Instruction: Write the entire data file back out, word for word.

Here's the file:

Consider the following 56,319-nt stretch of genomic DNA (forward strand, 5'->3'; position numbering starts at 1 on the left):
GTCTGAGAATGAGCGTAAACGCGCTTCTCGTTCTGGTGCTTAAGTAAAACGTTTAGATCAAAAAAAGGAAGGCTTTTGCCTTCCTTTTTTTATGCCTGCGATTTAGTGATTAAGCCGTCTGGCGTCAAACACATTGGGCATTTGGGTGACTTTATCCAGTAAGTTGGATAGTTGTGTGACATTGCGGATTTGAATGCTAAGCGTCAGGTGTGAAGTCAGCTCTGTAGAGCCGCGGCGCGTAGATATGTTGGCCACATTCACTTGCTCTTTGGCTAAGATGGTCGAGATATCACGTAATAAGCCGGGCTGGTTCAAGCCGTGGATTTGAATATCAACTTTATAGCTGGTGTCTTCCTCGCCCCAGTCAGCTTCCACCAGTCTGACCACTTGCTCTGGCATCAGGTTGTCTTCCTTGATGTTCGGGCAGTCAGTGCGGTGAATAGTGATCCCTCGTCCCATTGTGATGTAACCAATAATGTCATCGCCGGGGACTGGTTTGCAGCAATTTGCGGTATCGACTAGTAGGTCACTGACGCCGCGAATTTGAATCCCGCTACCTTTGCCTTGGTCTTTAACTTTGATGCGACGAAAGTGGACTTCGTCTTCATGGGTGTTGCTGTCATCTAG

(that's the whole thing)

Consider the following 56,319-nt stretch of genomic DNA (forward strand, 5'->3'; position numbering starts at 1 on the left):
GTCTGAGAATGAGCGTAAACGCGCTTCTCGTTCTGGTGCTTAAGTAAAACGTTTAGATCAAAAAAAGGAAGGCTTTTGCCTTCCTTTTTTTATGCCTGCGATTTAGTGATTAAGCCGTCTGGCGTCAAACACATTGGGCATTTGGGTGACTTTATCCAGTAAGTTGGATAGTTGTGTGACATTGCGGATTTGAATGCTAAGCGTCAGGTGTGAAGTCAGCTCTGTAGAGCCGCGGCGCGTAGATATGTTGGCCACATTCACTTGCTCTTTGGCTAAGATGGTCGAGATATCACGTAATAAGCCGGGCTGGTTCAAGCCGTGGATTTGAATATCAACTTTATAGCTGGTGTCTTCCTCGCCCCAGTCAGCTTCCACCAGTCTGACCACTTGCTCTGGCATCAGGTTGTCTTCCTTGATGTTCGGGCAGTCAGTGCGGTGAATAGTGATCCCTCGTCCCATTGTGATGTAACCAATAATGTCATCGCCGGGGACTGGTTTGCAGCAATTTGCGGTATCGACTAGTAGGTCACTGACGCCGCGAATTTGAATCCCGCTACCTTTGCCTTGGTCTTTAACTTTGATGCGACGAAAGTGGACTTCGTCTTCATGGGTGTTGCTGTCATCTAG